• Professor Whittaker, Edinburgh, returned thanks for the welcome.
    • Tracing the development of the Colloquium, he said it had been held at Edinburgh in 1913 and 1914, and in 1926 at St Andrews, and now it was being held again this year at St Andrews.
    • The following will be the course of lectures and the lecturers:- "Rational Curves and Surfaces," by H F Baker, F.R.S., Lowndean Professor of Astronomy and Geometry in the University of Cambridge; "Arithmetical Properties of Curves and Surfaces," by H W Richmond, F.R.S., Fellow of King's College, Cambridge; "The Wave Mechanics," by C G Darwin, F.R.S., Tait Professor of Natural Philosophy in the University of Edinburgh; "Elementary Mathematics from the Higher Standpoint," by H W Turnbull, M.A., Professor of Mathematics in the United College, St Andrews; "Recent Developments in Symmetric Functions, Determinants and Algebraic Equations," by A C Aitken, D.Sc., Lecturer in Actuarial Science, University of Edinburgh.
    • The University of St Andrews Library put on an exhibition associated with the St Andrews Colloquium of the Edinburgh Mathematical Society.
    • The Mathematical Colloquium, under the auspices of the Edinburgh Mathematical Society, which opened at St Andrews on 19th July, was concluded yesterday.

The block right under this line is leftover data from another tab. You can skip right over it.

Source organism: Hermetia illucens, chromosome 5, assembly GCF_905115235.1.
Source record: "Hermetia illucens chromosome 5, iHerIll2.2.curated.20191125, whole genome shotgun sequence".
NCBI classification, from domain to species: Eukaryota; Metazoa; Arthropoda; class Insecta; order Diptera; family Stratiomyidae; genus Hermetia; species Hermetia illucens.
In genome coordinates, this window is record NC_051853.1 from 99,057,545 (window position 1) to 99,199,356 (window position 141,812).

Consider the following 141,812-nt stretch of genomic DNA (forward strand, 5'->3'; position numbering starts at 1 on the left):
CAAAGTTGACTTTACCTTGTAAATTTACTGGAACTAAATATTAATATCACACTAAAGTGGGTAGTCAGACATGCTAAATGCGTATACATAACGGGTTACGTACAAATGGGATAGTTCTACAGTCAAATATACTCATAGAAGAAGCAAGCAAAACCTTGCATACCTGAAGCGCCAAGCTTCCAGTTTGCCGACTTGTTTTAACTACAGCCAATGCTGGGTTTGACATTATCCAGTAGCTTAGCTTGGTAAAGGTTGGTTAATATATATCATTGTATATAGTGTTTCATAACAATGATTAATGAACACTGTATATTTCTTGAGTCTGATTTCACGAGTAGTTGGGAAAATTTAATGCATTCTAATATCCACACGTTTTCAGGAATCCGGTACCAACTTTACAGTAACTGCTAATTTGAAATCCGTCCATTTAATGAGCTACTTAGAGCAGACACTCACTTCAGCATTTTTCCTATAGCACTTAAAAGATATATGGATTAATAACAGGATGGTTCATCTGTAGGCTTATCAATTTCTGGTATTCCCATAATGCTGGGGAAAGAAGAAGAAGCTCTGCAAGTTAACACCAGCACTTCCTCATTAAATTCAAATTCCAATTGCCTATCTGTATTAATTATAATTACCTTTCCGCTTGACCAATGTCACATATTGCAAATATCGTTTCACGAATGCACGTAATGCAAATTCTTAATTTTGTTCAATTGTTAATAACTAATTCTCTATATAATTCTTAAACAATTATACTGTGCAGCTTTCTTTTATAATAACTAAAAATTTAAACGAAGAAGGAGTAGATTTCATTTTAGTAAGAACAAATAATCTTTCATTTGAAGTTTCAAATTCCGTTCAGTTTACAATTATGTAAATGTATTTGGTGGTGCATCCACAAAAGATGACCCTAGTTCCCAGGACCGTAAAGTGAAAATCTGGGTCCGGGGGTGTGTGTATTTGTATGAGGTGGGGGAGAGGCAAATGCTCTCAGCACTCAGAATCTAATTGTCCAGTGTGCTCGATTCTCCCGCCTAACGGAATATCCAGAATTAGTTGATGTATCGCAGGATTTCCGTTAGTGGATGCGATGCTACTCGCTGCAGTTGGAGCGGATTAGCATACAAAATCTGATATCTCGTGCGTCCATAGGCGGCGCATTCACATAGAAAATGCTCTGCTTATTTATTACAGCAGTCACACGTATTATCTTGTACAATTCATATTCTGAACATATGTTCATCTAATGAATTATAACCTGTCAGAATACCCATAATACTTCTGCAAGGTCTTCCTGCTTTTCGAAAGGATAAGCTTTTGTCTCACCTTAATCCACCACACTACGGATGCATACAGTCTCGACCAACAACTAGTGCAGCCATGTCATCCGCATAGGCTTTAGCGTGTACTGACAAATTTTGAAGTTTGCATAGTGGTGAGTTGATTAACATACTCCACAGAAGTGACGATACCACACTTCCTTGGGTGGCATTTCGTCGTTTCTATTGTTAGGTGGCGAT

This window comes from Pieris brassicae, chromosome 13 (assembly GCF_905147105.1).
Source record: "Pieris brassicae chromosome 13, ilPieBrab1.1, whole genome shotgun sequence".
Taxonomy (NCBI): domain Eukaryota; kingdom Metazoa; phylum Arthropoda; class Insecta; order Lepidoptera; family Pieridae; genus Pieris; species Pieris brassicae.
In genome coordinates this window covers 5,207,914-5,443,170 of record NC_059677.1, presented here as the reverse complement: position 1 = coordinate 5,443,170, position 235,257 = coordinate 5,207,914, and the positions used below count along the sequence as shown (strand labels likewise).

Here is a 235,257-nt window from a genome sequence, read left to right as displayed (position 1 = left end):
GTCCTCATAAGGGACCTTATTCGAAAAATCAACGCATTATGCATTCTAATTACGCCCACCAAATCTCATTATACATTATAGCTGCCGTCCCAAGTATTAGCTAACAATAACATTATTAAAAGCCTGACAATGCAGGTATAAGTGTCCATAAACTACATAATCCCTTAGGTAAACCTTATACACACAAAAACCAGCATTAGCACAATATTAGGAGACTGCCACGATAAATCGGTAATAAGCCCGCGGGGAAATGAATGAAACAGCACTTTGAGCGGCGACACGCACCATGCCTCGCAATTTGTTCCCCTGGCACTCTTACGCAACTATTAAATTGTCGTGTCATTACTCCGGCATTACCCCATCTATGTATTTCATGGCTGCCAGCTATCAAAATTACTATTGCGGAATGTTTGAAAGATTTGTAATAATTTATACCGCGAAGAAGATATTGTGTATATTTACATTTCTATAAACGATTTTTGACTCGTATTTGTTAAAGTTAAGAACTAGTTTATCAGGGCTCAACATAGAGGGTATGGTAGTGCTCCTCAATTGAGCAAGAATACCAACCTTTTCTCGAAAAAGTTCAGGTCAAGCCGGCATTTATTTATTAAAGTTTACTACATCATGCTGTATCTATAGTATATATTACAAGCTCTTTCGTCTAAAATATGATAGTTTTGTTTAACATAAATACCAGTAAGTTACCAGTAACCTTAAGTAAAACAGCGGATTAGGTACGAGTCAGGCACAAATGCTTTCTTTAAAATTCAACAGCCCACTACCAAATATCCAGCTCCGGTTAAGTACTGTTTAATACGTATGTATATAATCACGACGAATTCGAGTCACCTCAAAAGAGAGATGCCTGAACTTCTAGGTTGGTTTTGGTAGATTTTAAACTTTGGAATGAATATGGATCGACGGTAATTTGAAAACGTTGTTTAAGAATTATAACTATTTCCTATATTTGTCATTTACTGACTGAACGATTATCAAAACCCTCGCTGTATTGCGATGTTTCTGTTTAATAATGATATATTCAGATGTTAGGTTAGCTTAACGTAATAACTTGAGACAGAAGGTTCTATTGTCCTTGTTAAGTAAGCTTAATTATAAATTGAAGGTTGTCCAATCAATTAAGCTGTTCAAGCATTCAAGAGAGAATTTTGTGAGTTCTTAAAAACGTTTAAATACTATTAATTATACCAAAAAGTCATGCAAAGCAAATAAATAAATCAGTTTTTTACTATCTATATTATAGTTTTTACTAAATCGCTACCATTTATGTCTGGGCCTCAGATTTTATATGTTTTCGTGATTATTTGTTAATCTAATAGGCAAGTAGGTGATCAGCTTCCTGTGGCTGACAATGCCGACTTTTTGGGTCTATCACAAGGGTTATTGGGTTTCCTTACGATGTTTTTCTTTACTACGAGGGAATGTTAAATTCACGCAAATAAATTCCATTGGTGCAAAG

• In addition to the courses of lectures given by Professor H F Baker, Cambridge; Dr H W Richmond, Cambridge: Professor C G Darwin, Edinburgh; Dr A C Aitken, Edinburgh, and Professor H W Turnbull, St Andrews, there were several special meetings addressed by Professor E T Whittaker, Edinburgh: Dr B van der Pol, Philips Radio Research Laboratory, Holland; Dr G C M'Vittie, Cambridge; Dr W H M'Crea, Edinburgh: Professor C A Noble, California; Professor D'Arcy Thompson, St Andrews; and Professor E C Titchmarsh, Liverpool.

  18. EMS honours Maxwell and Tait
    • The Edinburgh Mathematical Society honours Maxwell and Tait .
    • On Friday 4 December 1931, 100 years after the birth of James Clerk Maxwell and Peter Guthrie Tait, the Edinburgh Mathematical Society held a meeting in their honour:- .
    • Dr W H M'Crea delivered a lecture "James Clerk Maxwell and Peter Guthrie Tait" to the Edinburgh Mathematical Society in the Mathematical Institute, Edinburgh University yesterday.